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RGV low cost of living appeals to Winter Texans

20190313 WT Cost Don Wes Flea Market DSC 0701 KODavid Howard and his wife live 4,200 miles from the Rio Grande Valley.

The couple will take their time each year, leaving their home in the Canadian province of Labrador and Newfoundland to arrive at their summer home at Bit-O-Heaven RV Park in Donna. They will take 10-12 days to reach their destination, knowing full well that the trip to Florida's winter resorts would be closer.

“But it's so much cheaper here,” Howard said. “The amenities are just as good, and the people are nicer. It's worth the drive without a doubt.”

As a younger generation move to the Valley, it seems they are more frugal when it comes to where they go. They want to have a great time, but they don't want to spend the money they've saved and earned to go just toward living expenses. They want to live it up – from dances and shows to trips to South Padre Island and Nuevo Progreso, Mexico and, of course all the free events that take place on a daily occurrence at the RV resorts.

Progreso is as much a Winter Texan hotspot as any place on the U.S. side of the Rio Grande. Arts, crafts, medicine as well as deliciously prepared adult beverages (which some may consider medicine) and a world of exquisite fajitas, enchiladas and other Mexican fare call out to visitors from the north on a regular basis. Some will drive across and park on the one main street that is crammed with shops, restaurants and pharmacies on both sides of the road. Others will take the short walk across the Progreso International Bridge and enjoy the small tourist destination that way.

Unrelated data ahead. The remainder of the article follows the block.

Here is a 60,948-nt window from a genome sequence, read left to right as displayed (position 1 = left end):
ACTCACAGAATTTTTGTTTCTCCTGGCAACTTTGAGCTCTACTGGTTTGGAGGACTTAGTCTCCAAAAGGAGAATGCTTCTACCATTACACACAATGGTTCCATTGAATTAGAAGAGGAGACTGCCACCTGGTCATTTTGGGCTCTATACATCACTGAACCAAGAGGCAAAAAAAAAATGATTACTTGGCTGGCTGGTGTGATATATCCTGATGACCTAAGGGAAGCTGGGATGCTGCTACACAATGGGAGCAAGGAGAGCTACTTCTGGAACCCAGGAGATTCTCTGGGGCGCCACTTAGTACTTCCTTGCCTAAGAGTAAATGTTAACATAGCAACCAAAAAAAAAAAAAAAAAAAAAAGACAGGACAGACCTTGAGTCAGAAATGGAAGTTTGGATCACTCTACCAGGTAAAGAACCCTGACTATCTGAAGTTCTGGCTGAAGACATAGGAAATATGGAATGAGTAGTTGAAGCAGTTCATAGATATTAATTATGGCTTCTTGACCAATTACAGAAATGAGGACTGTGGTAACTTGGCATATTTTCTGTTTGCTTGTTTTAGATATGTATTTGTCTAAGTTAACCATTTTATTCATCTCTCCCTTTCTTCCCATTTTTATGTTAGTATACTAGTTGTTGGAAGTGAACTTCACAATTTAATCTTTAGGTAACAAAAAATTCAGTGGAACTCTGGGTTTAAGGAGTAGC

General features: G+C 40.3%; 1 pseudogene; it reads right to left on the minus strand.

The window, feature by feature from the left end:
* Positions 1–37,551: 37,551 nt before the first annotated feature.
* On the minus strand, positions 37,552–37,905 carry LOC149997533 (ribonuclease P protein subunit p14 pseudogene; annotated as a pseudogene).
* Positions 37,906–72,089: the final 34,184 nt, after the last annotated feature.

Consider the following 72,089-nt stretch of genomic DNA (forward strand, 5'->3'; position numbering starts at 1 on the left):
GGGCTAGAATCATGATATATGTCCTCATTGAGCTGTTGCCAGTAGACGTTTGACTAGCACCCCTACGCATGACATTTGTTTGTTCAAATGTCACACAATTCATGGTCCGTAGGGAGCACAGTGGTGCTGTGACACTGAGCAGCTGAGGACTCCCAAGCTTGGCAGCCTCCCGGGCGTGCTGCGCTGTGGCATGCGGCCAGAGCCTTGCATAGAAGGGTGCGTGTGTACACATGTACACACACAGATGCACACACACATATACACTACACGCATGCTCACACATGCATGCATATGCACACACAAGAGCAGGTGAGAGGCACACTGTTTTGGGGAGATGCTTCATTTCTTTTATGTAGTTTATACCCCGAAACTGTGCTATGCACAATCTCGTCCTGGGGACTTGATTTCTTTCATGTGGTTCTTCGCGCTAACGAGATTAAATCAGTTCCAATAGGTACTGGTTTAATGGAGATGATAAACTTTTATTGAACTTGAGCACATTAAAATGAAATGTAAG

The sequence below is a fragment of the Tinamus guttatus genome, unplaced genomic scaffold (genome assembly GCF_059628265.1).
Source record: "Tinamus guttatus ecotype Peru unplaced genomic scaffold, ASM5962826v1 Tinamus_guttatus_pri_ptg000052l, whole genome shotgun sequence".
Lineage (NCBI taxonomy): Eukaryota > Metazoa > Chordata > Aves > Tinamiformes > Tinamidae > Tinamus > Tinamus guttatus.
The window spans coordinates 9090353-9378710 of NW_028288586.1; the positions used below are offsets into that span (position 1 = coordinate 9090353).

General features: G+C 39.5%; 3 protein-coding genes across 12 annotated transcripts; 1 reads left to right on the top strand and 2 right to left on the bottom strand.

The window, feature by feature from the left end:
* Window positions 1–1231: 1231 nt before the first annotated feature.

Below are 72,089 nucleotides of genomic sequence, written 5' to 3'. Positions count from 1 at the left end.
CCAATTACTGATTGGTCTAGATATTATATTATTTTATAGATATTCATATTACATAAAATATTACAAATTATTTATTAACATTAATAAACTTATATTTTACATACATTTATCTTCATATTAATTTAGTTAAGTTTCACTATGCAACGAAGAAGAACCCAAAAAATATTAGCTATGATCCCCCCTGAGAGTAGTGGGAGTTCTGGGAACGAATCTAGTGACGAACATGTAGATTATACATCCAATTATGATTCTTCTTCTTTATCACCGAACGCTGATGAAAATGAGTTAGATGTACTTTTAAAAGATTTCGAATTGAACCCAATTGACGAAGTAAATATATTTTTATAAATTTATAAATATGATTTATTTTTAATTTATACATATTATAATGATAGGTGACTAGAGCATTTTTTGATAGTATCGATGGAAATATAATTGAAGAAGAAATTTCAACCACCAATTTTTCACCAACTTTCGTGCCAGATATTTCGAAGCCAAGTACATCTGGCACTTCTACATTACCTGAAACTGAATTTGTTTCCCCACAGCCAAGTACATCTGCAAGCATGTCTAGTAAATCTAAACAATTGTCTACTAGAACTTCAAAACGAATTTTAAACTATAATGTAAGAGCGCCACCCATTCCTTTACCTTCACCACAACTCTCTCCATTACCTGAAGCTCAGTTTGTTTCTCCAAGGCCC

20190313 WT Cost Progreso Winter Tourist Appreciation Day MOERING DSC 0431The annual “Best Places to Live” index regularly has cities such as Harlingen, McAllen and Mission in their top 100 in the nation, and top 15 in Texas. The median cost of homes is usually the greatest contributor to that, and other, indexes but other categories that rank high include cost of groceries, health care, utilities and housing in general.

“As a Winter Texan, we enjoy the weather, cost of living, fresh fruit, veggies. There's great medical care and in 10 hours by plane we can be back in Alaska,” said one Winter Texan – and Arizona is closer to them.